Fernando Alonso was unsurprised by Mercedes’ strong showing in Australian Grand Prix qualifying because he reckons the Formula 1 team has exaggerated how bad its car is.
Mercedes has started the season on the back foot for the second year running in F1’s new ground-effect era and has now claimed its car concept needs significant changes.
It was considerably slower than Red Bull in the first two qualifying sessions of 2023 and beaten by Alonso’s Aston Martin – Mercedes’ engine customer – at those events as well.
However, George Russell, the team’s top qualifier at all three races so far, was third on the grid in Saudi Arabia and only a tenth slower than Alonso.
Now Mercedes has had its best Saturday of the season in Australia, where Russell has qualified second and Lewis Hamilton third.
Alonso, who was pipped by Hamilton by just 0.035 seconds, said after qualifying fourth that Mercedes had already threatened this kind of performance despite the negative remarks that have been made from the team and its drivers.
“If you read their comments for sure it seems that they have a car that is out of Q3,” said Alonso.
“But I don’t think that it’s that bad.
“It’s not as good as Red Bull – no-one has a car close to Red Bull. But they are getting better and they will be a contender for wins soon.
“Last year they won a race after a very bad start. This year they are also showing the potential they have.”
Alonso’s comment was obviously an exaggeration, and likely just him cheekily taking the opportunity to throw a dig at a team he is unexpectedly a direct rival of in early 2023.
It is true that, if Red Bull was removed, Mercedes’ start to the season would not look quite as disappointing.
But Red Bull is the benchmark that Mercedes measures itself against, which is what triggered the self-criticism and quite vocal complaints from Hamilton about how much he has struggled with the W14.
Mercedes obviously never suggested it was dealing with a car even remotely close to being one that could not make the top 10 in qualifying. And in that regard, its start to the season is far less problematic than last year, when the W13 was that kind of car at times.
There has also clearly been some progress with the W14 already compared to the first round, which did elicit quite a blunt and brutal assessment from team boss Toto Wolff.
In Bahrain, Mercedes was outpaced by Red Bull, Ferrari and Aston Martin, and was 0.7% off the pace. This improved to being third-fastest (ahead of Ferrari) in Jeddah, 0.67% off the pace.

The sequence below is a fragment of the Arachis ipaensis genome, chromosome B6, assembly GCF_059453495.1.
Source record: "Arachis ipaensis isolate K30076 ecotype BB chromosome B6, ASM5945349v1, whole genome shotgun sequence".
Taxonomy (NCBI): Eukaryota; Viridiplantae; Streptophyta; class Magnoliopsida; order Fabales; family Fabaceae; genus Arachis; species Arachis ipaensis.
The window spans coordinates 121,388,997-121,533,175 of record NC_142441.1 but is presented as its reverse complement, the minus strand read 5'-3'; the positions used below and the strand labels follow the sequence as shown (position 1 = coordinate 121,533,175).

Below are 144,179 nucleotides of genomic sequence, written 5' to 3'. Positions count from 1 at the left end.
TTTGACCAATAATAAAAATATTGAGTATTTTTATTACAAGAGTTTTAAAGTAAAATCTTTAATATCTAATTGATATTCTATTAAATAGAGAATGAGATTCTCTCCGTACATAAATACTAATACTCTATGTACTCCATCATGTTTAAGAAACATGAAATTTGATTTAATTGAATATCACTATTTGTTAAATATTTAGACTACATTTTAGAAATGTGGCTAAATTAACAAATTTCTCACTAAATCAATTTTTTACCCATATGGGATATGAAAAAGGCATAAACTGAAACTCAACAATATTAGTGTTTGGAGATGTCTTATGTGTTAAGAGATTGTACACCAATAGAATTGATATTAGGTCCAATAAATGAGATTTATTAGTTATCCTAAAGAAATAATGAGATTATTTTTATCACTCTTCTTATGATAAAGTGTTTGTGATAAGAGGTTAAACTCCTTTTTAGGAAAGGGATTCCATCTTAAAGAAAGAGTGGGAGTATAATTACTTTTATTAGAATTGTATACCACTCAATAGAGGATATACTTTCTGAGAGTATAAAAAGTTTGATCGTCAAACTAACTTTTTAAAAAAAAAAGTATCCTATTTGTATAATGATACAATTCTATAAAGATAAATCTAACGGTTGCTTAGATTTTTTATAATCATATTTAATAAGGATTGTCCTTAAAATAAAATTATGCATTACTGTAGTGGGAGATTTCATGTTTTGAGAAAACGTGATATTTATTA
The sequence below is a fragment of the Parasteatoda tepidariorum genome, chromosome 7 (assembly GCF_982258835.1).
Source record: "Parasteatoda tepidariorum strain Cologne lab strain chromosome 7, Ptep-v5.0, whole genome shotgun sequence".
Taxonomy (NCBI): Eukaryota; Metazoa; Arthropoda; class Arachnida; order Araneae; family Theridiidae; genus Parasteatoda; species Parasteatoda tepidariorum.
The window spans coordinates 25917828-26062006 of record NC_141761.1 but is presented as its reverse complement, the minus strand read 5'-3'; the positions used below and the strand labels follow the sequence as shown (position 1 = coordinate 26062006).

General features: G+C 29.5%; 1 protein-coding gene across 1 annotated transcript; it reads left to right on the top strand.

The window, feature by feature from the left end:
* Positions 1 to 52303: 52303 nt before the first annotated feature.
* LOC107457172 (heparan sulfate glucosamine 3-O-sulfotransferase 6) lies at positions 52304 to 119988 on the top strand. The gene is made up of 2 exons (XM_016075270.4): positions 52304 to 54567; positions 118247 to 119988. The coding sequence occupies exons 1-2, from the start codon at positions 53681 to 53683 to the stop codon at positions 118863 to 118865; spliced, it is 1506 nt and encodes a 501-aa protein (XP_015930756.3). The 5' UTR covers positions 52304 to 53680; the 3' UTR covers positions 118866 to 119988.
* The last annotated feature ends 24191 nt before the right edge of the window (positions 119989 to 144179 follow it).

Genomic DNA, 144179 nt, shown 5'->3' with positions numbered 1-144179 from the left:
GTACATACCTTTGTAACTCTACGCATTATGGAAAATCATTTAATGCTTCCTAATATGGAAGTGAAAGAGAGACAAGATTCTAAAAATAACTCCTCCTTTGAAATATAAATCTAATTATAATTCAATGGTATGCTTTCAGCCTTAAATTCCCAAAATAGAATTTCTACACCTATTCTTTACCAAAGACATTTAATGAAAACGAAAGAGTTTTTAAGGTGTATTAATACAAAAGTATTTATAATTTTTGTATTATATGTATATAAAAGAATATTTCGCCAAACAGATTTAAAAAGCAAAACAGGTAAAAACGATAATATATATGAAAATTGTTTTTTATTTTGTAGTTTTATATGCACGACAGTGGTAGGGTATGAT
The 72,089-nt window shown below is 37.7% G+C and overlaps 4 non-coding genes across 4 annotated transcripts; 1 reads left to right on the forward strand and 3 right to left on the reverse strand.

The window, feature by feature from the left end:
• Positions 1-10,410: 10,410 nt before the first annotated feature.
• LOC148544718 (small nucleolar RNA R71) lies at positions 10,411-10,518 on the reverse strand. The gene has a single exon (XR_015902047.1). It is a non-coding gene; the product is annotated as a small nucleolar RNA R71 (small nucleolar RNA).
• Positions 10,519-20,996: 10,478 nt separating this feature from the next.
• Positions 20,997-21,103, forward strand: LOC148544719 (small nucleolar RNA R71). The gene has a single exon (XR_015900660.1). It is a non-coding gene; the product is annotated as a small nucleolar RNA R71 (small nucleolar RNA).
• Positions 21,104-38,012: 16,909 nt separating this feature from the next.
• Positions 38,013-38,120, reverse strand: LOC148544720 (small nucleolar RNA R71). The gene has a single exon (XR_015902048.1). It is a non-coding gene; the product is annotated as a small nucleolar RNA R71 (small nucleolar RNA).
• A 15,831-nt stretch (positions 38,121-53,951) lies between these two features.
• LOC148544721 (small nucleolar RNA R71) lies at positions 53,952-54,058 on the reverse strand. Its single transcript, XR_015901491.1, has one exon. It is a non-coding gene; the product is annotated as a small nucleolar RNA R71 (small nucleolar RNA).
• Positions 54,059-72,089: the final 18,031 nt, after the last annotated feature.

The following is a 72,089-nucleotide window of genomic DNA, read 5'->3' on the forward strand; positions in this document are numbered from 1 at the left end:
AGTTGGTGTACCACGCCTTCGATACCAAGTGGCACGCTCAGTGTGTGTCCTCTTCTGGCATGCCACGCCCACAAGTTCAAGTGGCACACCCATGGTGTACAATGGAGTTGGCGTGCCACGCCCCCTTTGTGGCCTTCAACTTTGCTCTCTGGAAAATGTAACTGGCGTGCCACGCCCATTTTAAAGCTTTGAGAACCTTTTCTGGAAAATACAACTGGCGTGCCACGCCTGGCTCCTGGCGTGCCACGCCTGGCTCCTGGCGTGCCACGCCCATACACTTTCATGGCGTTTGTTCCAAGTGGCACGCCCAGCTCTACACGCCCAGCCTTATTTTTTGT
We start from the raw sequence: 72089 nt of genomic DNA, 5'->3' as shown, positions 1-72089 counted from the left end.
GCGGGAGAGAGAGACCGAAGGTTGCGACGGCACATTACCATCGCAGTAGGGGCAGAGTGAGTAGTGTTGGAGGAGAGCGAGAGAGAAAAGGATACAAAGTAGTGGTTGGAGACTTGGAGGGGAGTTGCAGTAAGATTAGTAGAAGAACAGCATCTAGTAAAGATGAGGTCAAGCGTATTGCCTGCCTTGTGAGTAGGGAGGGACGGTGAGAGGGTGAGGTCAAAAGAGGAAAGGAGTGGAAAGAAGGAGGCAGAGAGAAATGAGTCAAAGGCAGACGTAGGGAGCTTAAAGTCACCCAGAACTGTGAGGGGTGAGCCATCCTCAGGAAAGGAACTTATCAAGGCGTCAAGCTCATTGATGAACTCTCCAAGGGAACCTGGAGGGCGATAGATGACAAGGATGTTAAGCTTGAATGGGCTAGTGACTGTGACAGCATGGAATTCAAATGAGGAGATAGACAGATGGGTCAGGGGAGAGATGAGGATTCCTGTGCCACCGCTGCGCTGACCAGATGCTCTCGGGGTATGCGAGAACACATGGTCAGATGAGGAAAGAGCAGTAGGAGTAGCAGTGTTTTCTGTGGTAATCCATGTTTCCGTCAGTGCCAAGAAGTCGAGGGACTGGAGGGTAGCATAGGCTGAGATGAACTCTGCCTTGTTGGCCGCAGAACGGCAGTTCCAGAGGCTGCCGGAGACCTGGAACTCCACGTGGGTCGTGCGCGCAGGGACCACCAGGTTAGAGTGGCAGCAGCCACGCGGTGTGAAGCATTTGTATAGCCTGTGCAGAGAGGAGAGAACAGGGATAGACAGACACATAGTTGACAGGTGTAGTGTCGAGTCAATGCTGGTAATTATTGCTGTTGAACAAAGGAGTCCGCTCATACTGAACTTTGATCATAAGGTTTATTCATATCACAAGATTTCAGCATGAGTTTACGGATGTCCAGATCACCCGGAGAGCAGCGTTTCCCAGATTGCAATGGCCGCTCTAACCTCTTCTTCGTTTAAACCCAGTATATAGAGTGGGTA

And in Australia, Mercedes is easily the most competitive it has been so far, with the second-fastest car and both drivers in the top three in qualifying, just 0.3% adrift.
“I could play it cool and say that is all like we expected it but it’s not,” said Wolff in Melbourne.
“What you need to learn in this sport is that with all of those [lows] you also have some highs.
“Obviously it’s not where we want to be, we want to challenge all the way to the front, but finishing P2 and P3 was definitely much more than we expected coming into this weekend.
“I think it was just a brilliant job done by the team here in extracting the maximum out of the car. We did a great job on the tyres. And the two drivers have delivered.
“You can see on the onboard that the car is still edgy to drive, it’s not as easy as you see with the Aston Martin or with the Red Bull.
“They are balancing the car on the razor’s edge and were able to extract that today.”
As Wolff noted after qualifying, one good performance here – in specific, slightly cold conditions where tyre warm-up proved critical – does not dismiss the evidence of the start to the season that its car is, ultimately, not quick enough.
That’s why, without making any specific promises either way, he strongly hinted that this did nothing to suggest Mercedes should persevere with its chosen car concept after all.
“This is exactly the swings that we must avoid,” said Wolff.
“Because obviously you’re delivering such a good qualifying today and it swings into exuberance, and [if overreacting] we’re like, ‘OK, everything we thought was the wrong thing, let’s continue to develop the car’.
“And then with the next bad result you think it the other way around.
“We have never had any dogma on what the car needs to look like. We know exactly where we got it wrong.
“We also know there’s some goodness in the car especially if we put every step on over the weekend right and we are able to extract what’s in the car. You can see that.”